Stress and Magnesium Levels

Adrenergic control of plasma magnesium in man.
Whyte KF, Addis GJ, Whitesmith R, Reid JL

Regulation of magnesium balance is poorly understood. However, hypomagnesaemia has been reported in patients in clinical situations where circulating catecholamines are raised including myocardial infarction, cardiac surgery and insulin-induced hypoglycaemia stress tests. The effects of L-adrenaline infusions, sufficient to achieve pathophysiological levels of adrenaline, and of therapeutic intravenous infusions of salbutamol, a beta 2-agonist, on plasma magnesium, plasma potassium, plasma glucose and plasma insulin levels were studied in a placebo-controlled design in eight normal subjects. Plasma magnesium levels fell significantly during the adrenaline infusion and also during the salbutamol infusion, though more slowly. In a 1 h period of observation after cessation of the infusions no recovery of plasma magnesium levels was seen. Significant falls in plasma potassium levels were also observed during both infusions with spontaneous recovery within 30 min after the infusions. No significant changes in plasma insulin levels occurred with either salbutamol or L-adrenaline compared with control. Plasma glucose levels rose significantly during the adrenaline infusion. The study suggests that both L-adrenaline and salbutamol cause shifts in plasma magnesium which are not mediated by insulin. We propose that intracellular shifts of magnesium occur as a result of beta-adrenergic stimulation.

Publication Types: Clinical trial Randomized controlled trial

Clin Sci (Colch) 1987 Jan;72(1):135-8
PMID: 3542342, UI: 87103979

Effects of Adrenaline and Exercise on Magnesium Levels

Effects of exogenous catecholamines and exercise on plasma magnesium concentrations.
Joborn H, Akerstrom G, Ljunghall S

Catecholamines and physical exercise are known to influence the metabolism of several minerals in man, but the effects on magnesium (Mg) have been scarcely investigated. In the present study, infusion of adrenaline (5 micrograms/min for 30 min followed by 10 micrograms/min for 30 minutes) significantly reduced the plasma Mg levels in healthy males. This effect was abolished by simultaneous infusion of propranolol. Noradrenaline had no such effect. In order to stimulate endogenous catecholamine release healthy males carried out physical exercise in four different ways: ergometer bicycling at maximum load until exhaustion with and without oral beta-blockade, ergometer bicycling with stepwise increasing load until exhaustion, isokinetic maximal exercise with one leg, with blood sampling both from the venous effluent of the exercising leg and the opposite resting arm and long-term (60 min) steady state ergometer bicycling at approximately 65% of estimated maximum capacity. During short-term (less than 20 min) intense exercise (i.e. experiments 1-3) the plasma Mg concentrations were increased. This was probably due to a reduction of plasma volume and to an influx of Mg to the vascular pool. During long-term steady state exercise (experiment 4) the Mg levels were not significantly affected but decreased during the first hour of recovery. These results suggest that both the beta-adrenergic system and muscular activity by itself affect Mg homeostasis.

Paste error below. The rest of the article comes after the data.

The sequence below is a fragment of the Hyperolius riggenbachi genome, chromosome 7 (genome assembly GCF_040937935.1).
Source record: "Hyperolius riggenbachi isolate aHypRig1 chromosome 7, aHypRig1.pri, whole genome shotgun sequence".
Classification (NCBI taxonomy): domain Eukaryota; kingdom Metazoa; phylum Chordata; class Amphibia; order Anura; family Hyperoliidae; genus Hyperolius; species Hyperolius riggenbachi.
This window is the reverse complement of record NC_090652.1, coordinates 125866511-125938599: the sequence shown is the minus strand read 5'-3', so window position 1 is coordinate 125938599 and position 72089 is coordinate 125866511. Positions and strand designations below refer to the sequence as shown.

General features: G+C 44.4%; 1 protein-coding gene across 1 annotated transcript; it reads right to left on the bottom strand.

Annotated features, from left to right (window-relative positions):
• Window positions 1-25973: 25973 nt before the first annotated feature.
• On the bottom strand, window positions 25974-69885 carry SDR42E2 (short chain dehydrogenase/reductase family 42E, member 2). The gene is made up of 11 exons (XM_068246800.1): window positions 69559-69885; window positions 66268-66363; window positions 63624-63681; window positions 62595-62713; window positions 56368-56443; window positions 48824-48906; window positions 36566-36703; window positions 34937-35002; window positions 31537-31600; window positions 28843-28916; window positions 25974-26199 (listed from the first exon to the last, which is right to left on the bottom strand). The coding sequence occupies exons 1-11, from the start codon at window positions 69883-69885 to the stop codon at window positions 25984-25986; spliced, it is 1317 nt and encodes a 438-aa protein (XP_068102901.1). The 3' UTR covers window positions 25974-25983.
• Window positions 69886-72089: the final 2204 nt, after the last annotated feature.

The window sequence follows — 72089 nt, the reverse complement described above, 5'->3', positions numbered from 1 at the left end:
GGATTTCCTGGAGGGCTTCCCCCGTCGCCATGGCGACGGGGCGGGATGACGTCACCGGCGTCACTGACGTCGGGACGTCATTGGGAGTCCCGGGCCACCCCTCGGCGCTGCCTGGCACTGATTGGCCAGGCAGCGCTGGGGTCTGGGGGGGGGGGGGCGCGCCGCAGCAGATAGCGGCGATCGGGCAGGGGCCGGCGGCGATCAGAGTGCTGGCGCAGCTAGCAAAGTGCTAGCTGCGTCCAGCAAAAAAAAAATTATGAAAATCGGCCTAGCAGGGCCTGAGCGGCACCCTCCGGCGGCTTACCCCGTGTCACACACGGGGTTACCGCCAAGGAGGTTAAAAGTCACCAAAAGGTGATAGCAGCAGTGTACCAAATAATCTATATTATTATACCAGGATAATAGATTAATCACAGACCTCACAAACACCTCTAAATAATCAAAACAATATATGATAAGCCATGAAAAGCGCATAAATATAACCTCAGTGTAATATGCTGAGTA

1 : Clin Endocrinol (Oxf) 1985 Sep;23(3):219-26
PMID: 4075536, UI: 86080100

Inherited Disorders of Renal Magnesium Handling

The genetic basis and cellular defects of a number of primary magnesium wasting diseases have been elucidated over the past decade. This review correlates the clinical pathophysiology with the primary defect and secondary changes in cellular electrolyte transport.

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Magnesium and Potassium Balance

Magnesium repletion and its effect on potassium homeostasis in critically ill adults: Results of a double-blind, randomized, controlled trial

Objectives: The aims of this study were to evaluate the safety and efficacy of magnesium replacement therapy and to determine its effect on potassium retention in hypokalemic, critically ill patients.

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Magnesium Pump


A 28-year-old man, known to have abnormal intestinal magnesium absorption, presented with recurrent cerebral seizures. Despite daily intravenous sulphate infusions, magnesium concentration remained inadequate. Physical examination was unremarkable. INVESTIGATIONS: Serum magnesium concentration was markedly reduced to 0.48 mmol/l. The parenteral magnesium tolerance test indicated reduced enteric magnesium absorption of < 20%. Absolute magnesium concentration in 24-hour urine was normal at 6.3 mmol/24 h, but high in proportion to the hypomagnesaemia. All other laboratory data were within normal limits.

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